The warranty lasts seven years, is transferable between subsequent owners if the car is sold and has an 80,000-mile maximum mileage; 20% down on Kia's.
Kia’s seven-year warranty was introduced to UK customers in 2010, meaning the first of them issued only come to an end this year. It’s likely that MG is employing the strategy to emulate Kia’s foothold on UK sales, which was aided by the first scrappage schemes in 2009.
MG already offers a six-year anti-perforation corrosion warranty, although this is optional.
The seven-year warranty covers everything on the car for the first year and the usual restrictions to wear-and-tear, serviceable items and upkeep apply.
It’ll only be available on the ZS, and MG doesn’t know if or when it’ll extend the offer to its other models; the move is at present fairly experimental and its success will spell the future of the scheme across the brand, according to MG's head of sales and marketing, Matthew Cheyne. The brand does, however, already offer a five-year warranty on its larger GS SUV.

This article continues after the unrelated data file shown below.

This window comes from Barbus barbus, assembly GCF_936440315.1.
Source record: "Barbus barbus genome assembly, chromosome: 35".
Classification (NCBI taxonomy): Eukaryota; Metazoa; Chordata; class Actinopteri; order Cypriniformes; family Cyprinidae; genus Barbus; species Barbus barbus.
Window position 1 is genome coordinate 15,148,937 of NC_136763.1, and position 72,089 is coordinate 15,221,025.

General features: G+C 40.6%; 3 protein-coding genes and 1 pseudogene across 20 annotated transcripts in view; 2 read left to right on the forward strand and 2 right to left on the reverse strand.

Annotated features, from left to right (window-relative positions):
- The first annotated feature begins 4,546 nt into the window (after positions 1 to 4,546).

The six-year warranty could help to attract new customers - people whose radars MG has fallen from in recent years. A scrappage scheme was also announced recently with a similar intention. Cheyne estimates that around a third of MG's sales are from customers taking advantage of the scrappage scheme, which offers £1500 off the 3 supermini.
Should the scheme be deemed successful at MG, it could spread with the introduction of each new model; the second-generation 3 is due next year, as is the new 6 saloon, with a facelifted version of the GS SUV appearing at some time after that.